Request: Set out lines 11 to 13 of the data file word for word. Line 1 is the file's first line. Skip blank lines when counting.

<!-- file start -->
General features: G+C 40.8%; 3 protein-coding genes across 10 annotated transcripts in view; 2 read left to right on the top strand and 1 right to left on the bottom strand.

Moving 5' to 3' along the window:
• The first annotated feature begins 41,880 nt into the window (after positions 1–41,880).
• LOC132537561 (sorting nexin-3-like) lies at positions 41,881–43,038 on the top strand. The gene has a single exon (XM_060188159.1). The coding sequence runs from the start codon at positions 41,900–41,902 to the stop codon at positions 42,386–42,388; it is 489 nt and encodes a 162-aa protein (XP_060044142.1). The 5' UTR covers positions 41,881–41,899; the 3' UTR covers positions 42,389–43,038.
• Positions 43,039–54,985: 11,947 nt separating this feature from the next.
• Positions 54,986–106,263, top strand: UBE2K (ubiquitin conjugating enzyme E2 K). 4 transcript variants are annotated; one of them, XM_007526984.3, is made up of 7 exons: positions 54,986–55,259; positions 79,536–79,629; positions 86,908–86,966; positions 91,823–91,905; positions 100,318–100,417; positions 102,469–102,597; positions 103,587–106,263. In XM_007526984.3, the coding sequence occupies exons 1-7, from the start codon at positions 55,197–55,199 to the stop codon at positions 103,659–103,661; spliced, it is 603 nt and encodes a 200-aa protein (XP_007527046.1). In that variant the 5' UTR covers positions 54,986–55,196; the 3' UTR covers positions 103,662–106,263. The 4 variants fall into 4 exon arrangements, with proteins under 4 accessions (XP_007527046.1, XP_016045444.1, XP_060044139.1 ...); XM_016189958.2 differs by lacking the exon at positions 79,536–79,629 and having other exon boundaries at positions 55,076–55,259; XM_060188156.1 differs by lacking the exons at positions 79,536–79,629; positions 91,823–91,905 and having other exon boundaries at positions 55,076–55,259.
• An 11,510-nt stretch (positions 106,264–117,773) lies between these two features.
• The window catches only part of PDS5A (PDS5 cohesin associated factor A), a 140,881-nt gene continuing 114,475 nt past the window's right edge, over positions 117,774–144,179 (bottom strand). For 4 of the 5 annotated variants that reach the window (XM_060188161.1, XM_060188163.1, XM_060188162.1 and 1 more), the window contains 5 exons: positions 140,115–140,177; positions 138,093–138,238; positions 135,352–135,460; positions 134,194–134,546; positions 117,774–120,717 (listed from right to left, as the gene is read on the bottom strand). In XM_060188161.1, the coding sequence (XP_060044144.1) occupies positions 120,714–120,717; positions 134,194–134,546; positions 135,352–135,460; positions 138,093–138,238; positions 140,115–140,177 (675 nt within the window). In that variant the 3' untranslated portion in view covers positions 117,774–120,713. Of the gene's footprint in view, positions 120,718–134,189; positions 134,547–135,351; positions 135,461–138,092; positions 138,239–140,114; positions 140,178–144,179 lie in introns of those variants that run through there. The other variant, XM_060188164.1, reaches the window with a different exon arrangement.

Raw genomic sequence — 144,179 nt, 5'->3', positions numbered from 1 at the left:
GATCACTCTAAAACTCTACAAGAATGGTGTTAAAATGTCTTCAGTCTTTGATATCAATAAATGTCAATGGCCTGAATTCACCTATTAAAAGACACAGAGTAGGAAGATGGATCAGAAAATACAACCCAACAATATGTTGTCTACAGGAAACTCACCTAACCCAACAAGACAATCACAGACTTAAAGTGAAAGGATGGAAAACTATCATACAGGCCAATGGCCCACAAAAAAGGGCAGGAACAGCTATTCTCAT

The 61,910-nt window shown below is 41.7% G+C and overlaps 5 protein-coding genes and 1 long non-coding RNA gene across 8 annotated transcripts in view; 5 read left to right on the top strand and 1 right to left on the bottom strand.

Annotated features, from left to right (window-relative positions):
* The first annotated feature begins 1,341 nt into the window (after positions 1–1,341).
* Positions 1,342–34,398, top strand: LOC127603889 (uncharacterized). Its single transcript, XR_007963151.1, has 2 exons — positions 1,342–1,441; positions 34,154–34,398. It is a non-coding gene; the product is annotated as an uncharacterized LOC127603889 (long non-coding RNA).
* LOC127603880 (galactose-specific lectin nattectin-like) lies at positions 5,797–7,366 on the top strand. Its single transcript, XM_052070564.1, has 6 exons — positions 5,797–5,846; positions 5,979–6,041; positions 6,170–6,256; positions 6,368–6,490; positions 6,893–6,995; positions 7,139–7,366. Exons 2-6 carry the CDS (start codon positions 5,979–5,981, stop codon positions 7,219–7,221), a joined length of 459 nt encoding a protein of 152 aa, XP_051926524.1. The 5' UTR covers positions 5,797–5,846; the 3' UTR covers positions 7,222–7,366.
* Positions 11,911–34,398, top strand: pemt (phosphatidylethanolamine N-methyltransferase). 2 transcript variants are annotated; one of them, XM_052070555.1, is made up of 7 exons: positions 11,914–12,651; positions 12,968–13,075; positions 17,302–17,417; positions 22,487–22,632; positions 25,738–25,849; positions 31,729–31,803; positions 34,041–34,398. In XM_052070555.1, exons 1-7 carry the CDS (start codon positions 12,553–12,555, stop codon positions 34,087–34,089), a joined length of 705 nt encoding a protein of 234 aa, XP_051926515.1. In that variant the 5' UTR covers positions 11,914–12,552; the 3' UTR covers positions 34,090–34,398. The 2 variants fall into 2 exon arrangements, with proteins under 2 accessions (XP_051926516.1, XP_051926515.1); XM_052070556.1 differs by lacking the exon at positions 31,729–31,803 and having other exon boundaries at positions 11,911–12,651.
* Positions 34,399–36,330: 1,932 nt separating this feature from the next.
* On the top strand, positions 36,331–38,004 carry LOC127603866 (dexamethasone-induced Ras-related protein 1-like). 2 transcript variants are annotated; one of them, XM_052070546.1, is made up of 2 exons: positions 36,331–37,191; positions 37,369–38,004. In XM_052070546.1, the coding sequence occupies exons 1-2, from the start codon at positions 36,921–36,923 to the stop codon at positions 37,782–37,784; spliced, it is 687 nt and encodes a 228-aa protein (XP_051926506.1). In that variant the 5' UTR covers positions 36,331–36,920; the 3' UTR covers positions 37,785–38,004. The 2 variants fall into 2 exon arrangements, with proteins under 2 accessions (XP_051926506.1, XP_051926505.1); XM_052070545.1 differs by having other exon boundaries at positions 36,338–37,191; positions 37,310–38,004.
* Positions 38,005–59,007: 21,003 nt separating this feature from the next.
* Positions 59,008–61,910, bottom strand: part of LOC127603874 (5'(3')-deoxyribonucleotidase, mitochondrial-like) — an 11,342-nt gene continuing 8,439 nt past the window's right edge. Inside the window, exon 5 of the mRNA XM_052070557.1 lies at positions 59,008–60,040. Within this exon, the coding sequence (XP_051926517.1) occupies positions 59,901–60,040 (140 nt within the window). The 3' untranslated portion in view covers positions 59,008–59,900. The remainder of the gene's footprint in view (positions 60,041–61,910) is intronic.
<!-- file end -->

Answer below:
The 61,910-nt window shown below is 41.7% G+C and overlaps 5 protein-coding genes and 1 long non-coding RNA gene across 8 annotated transcripts in view; 5 read left to right on the top strand and 1 right to left on the bottom strand.

Annotated features, from left to right (window-relative positions):
* The first annotated feature begins 1,341 nt into the window (after positions 1–1,341).